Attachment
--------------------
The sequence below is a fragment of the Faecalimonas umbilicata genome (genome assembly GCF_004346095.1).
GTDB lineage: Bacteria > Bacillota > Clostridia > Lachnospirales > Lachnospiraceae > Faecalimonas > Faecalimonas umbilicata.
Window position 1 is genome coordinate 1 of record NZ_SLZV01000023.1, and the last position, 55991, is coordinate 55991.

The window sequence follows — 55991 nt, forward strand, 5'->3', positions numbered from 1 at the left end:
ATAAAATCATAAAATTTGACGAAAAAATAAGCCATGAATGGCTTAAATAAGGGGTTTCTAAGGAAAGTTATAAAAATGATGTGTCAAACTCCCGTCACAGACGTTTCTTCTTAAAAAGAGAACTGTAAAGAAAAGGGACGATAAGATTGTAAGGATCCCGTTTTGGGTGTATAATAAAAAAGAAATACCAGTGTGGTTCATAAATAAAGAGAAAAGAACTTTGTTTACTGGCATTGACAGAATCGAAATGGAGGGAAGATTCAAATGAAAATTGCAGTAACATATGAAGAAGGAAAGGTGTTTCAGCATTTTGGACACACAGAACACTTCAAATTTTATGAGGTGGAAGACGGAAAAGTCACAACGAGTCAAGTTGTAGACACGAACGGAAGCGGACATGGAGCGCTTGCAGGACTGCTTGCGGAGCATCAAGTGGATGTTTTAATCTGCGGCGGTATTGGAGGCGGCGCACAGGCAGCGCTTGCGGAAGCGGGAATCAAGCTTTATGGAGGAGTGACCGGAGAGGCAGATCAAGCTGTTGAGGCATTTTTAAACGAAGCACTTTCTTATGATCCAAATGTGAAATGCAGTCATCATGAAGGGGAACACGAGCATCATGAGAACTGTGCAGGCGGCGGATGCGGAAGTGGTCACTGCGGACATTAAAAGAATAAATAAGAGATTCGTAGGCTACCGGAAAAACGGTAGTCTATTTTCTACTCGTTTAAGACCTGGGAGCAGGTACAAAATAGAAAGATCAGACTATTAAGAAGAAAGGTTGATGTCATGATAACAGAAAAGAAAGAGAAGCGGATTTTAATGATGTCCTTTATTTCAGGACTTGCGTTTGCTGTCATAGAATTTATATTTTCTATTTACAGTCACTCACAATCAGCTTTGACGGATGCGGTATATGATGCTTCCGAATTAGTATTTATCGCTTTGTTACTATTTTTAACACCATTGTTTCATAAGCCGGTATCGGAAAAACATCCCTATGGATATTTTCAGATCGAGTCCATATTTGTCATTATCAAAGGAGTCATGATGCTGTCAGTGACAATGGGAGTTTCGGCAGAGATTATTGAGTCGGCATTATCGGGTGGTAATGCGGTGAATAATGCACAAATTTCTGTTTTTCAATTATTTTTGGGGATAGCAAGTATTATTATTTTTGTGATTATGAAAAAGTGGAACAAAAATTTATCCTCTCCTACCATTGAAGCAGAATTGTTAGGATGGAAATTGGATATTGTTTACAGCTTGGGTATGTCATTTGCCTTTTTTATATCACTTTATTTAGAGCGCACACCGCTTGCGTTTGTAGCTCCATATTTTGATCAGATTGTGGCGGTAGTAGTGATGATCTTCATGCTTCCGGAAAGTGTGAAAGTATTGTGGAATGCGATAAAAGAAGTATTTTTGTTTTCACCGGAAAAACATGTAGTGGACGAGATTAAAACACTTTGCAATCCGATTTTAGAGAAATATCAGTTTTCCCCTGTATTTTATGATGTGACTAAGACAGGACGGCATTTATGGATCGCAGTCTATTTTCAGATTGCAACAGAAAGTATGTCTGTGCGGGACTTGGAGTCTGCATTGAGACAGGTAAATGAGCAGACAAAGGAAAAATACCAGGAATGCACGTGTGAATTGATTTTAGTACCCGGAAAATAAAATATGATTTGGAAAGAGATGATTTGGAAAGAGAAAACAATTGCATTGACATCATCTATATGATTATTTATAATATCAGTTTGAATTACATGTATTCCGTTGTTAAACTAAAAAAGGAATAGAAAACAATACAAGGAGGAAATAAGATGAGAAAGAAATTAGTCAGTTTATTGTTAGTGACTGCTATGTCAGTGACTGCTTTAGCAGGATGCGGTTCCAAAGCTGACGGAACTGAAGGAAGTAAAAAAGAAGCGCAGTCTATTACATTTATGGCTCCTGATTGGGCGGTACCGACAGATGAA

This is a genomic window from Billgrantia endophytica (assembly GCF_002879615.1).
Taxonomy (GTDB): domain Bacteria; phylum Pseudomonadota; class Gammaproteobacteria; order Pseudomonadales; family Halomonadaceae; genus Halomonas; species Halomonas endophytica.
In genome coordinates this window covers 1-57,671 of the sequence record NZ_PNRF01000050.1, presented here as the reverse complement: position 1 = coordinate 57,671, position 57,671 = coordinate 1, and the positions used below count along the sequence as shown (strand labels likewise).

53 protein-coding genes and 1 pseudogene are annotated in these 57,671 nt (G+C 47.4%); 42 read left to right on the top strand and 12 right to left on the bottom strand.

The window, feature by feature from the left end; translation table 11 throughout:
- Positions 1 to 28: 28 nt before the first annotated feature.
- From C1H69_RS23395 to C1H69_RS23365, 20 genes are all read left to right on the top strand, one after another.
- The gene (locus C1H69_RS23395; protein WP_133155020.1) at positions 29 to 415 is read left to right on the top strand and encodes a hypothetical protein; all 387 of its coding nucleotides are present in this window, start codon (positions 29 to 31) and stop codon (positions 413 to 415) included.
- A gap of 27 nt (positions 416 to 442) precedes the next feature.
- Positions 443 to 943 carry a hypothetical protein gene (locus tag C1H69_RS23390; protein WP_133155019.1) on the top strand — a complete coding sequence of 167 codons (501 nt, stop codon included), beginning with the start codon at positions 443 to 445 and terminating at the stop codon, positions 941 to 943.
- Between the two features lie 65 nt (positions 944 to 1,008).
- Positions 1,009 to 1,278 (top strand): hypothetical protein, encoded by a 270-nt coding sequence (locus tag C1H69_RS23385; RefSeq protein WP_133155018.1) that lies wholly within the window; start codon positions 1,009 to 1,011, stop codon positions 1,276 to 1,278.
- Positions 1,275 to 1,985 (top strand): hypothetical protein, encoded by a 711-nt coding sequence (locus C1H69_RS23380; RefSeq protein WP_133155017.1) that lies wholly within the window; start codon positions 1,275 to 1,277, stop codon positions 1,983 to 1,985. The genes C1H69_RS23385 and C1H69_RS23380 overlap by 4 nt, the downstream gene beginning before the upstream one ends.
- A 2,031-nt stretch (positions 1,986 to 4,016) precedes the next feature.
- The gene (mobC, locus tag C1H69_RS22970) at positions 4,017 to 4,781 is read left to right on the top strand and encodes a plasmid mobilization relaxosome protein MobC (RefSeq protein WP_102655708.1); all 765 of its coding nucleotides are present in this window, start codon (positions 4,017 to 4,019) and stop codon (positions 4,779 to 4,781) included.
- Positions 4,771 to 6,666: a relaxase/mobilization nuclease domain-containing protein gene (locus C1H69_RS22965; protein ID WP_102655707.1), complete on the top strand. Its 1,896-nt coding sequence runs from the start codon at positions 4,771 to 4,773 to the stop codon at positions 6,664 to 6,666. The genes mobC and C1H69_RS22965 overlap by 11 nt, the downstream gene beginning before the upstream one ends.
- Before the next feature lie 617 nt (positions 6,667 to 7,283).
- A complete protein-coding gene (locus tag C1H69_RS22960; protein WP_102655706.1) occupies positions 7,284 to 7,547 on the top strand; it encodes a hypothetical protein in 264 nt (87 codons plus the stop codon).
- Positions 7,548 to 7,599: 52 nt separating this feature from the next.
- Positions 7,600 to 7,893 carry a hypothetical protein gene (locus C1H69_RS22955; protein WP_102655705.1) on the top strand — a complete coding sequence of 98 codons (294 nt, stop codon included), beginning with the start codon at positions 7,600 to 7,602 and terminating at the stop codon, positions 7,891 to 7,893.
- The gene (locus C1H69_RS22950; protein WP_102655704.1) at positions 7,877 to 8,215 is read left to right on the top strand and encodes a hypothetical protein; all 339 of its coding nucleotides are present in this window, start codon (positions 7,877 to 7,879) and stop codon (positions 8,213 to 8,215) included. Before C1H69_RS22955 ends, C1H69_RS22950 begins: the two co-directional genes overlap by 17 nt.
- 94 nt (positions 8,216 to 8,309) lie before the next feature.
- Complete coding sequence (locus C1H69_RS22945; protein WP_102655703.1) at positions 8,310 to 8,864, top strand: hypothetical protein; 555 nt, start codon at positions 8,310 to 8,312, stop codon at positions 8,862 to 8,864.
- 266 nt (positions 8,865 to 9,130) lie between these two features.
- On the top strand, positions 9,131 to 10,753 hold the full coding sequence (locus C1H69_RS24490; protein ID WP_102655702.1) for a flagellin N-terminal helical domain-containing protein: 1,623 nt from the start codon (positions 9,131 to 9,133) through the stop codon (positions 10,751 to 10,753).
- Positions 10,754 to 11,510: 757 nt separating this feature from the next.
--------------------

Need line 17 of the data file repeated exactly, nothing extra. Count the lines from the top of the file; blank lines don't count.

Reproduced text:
- Positions 1,009 to 1,278 (top strand): hypothetical protein, encoded by a 270-nt coding sequence (locus tag C1H69_RS23385; RefSeq protein WP_133155018.1) that lies wholly within the window; start codon positions 1,009 to 1,011, stop codon positions 1,276 to 1,278.